There’s a lot involved in becoming a self-published or traditionally published author, but there’s nothing like seeing your efforts in a paperback or hardback copy you hold in your hands. Your dream becomes your reality, and it’s a feeling of accomplishment you don’t soon forget. But it’s also a process that involves many steps, as well as costs that new writers need to be aware of.

There’s generally a great deal of excitement about becoming a writer. We have visions of what it will be like, what we and our life will be like, once we’re published. The dream carries us on waves of energy and enthusiasm. But there’s also the reality that most new writers—those who’ve never approached writing a book before, need to know; and most new writers don’t know what they don’t know, which is why assistance and guidance are beneficial.

One thing new writers are typically not aware of are the costs involved in the process of creating a manuscript in final form and moving it forward into publishing, especially if the author intends to self-publish. What follows gives you a general idea of costs involved, whether you intend to self-publish or aim for a traditional publisher; but the focus here, after a certain point, is for authors who wish to self-publish. Note: All costs involved are tax deductible—as long as you publish (and promote)! Keep your receipts.

Getting a first draft (and subsequent revisions) done costs you time. There’s no way around that. But when you’re passionate about your project, you find or create the time and go the distance, however long that takes.

Now you have a first draft. Is it ready to send to a literary agent to represent you, or to a publisher who accepts submissions, or to self-publish? Only if you have the needed expertise, is it ready.
 If you wonder about the quality of the composition (is it truly a good read?), you can use a critique (editorial evaluation) service to let you know where your manuscript works well and where and how it might be improved.
 If you are confident in your creative and technical writing skills (and I mean seriously confident about your competence), you need at least a proofreader with experience to go through your manuscript.
 If you know your manuscript needs editing, you need to hire an editor. You may even need a developmental editor who can assist you not only with the technical matters, but also with the creative ones.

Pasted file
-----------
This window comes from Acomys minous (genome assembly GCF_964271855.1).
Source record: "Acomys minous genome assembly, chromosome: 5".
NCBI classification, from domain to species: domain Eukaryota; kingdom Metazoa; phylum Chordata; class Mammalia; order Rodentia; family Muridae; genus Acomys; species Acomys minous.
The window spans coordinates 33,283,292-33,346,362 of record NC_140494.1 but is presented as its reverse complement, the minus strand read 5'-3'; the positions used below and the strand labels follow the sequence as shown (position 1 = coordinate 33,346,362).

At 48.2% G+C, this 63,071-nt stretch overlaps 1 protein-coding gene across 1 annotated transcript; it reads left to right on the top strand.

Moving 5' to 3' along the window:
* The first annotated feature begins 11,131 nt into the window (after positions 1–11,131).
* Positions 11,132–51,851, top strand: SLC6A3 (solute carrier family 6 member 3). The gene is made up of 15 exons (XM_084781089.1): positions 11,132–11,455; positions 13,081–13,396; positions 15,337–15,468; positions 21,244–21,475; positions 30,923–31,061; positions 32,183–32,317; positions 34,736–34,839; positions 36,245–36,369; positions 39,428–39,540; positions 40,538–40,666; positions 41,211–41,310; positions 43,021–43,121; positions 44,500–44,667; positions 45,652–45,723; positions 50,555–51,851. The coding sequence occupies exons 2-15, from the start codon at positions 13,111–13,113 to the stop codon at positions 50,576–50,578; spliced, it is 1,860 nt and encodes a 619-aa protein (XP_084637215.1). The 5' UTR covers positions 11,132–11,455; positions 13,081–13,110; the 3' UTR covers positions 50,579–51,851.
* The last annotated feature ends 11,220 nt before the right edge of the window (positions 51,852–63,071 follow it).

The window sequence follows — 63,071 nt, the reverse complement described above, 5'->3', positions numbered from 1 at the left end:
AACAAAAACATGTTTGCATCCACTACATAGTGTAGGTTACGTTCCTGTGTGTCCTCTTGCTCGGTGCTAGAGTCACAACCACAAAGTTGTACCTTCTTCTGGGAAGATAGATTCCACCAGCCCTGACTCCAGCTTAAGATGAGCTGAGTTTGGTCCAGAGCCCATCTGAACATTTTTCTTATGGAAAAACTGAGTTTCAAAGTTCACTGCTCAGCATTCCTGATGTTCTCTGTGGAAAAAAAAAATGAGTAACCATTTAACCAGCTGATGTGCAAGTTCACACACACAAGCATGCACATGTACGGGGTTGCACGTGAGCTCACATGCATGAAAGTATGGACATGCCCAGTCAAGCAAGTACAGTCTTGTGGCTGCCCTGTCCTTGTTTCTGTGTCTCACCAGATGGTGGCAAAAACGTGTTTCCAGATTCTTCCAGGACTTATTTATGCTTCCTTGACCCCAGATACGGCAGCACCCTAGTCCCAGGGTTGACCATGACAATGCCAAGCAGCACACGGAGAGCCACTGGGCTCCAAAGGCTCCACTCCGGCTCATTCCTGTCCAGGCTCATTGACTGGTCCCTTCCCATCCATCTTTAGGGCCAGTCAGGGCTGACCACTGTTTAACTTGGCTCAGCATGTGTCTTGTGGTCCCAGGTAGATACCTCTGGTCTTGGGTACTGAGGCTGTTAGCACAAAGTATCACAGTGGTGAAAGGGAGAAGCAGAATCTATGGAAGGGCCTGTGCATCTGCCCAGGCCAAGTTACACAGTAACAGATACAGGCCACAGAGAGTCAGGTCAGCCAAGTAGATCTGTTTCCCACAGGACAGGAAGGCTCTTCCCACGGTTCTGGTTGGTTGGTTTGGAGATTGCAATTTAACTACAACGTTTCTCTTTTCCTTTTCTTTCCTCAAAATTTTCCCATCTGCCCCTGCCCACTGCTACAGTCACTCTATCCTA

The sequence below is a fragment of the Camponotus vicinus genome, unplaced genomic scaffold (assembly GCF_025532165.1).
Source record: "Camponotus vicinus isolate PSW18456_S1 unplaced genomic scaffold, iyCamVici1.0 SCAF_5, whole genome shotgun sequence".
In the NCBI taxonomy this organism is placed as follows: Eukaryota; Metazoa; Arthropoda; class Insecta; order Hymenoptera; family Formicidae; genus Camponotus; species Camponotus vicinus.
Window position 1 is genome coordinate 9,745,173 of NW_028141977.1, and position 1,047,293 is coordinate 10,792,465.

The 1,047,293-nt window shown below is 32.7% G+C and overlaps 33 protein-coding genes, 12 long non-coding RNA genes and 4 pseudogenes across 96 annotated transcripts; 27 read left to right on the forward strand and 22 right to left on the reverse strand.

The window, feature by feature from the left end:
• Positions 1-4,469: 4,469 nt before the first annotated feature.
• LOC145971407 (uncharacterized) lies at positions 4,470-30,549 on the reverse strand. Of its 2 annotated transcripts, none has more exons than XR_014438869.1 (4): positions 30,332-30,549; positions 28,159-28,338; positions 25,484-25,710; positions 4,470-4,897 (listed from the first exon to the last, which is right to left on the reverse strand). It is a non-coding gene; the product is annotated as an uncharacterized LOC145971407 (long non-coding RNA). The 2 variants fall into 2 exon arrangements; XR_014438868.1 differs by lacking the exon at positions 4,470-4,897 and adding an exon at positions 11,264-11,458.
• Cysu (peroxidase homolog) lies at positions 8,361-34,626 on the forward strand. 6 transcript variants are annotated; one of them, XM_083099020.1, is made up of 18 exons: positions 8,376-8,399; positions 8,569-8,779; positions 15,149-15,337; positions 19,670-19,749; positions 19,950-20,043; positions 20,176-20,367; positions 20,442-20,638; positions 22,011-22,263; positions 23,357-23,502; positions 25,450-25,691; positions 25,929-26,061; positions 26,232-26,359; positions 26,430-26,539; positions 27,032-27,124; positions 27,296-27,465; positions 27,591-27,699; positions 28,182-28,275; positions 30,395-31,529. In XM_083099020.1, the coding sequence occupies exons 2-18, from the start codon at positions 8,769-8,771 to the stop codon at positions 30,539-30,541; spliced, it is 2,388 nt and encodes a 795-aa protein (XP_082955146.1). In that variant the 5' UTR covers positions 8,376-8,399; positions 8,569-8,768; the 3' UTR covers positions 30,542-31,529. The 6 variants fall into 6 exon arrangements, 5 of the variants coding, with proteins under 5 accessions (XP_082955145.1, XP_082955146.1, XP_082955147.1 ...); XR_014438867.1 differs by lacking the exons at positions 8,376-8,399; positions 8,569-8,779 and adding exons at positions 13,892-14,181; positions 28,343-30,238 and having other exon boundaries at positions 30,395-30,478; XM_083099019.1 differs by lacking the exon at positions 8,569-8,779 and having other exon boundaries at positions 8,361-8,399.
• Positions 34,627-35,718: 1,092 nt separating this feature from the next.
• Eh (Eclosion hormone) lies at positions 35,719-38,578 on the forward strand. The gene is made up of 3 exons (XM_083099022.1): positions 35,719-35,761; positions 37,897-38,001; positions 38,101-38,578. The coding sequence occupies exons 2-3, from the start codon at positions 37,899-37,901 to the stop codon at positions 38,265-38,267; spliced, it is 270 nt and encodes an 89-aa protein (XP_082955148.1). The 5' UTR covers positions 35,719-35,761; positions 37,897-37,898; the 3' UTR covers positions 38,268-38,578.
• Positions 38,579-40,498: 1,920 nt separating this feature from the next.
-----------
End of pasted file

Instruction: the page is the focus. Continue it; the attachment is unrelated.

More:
An editor—and especially a developmental editor, will more than likely indicate that your manuscript needs some revision (even best-selling authors go through multiple revisions). You might make the revisions then decide that all is well and proceed toward publishing without letting the editor or a proofreader go through it again. Anytime you make revisions, it’s very easy to miss simple things, which is why another pair of eyes is worth the cost (after each revision), which is really an investment in you and your manuscript. I’m did a book review for a self-published author who did a brilliant job with the story, but missed simple things like using then when he should have used than, and did this more than once (two words that often get confused in their use). It doesn’t detract from the overall quality of the work he did, but I can’t help wonder why he didn’t hire a proofreader to go over it one last time before committing it to print. Another self-published book I reviewed left in notes from the editor in a couple of sections. Another pair of eyes would have caught this.

Editing and or proofreading needs to be done before you submit your manuscript to a literary agent or a publisher that accepts submissions directly from authors, and absolutely before you self-publish. Bloopers happen to the best authors (and editors and proofreaders—we’re all human). I find typos or “oopsies” in nearly every traditionally published book I read. It happens. Please do what needs to be done to have as few “oopsies” in your book as possible.